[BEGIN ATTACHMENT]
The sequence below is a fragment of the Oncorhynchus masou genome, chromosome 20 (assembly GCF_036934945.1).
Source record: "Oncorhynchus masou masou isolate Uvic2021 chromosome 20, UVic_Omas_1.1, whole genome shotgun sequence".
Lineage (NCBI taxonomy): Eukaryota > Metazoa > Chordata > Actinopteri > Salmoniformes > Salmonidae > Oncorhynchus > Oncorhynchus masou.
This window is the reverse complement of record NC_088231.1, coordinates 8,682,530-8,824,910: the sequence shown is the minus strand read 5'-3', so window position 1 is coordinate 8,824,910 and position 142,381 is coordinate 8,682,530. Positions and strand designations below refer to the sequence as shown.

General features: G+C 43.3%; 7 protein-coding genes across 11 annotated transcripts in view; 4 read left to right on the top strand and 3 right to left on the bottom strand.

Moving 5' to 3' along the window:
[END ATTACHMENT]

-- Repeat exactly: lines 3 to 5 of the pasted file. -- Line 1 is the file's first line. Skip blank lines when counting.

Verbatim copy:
Lineage (NCBI taxonomy): Eukaryota > Metazoa > Chordata > Actinopteri > Salmoniformes > Salmonidae > Oncorhynchus > Oncorhynchus masou.
This window is the reverse complement of record NC_088231.1, coordinates 8,682,530-8,824,910: the sequence shown is the minus strand read 5'-3', so window position 1 is coordinate 8,824,910 and position 142,381 is coordinate 8,682,530. Positions and strand designations below refer to the sequence as shown.

General features: G+C 43.3%; 7 protein-coding genes across 11 annotated transcripts in view; 4 read left to right on the top strand and 3 right to left on the bottom strand.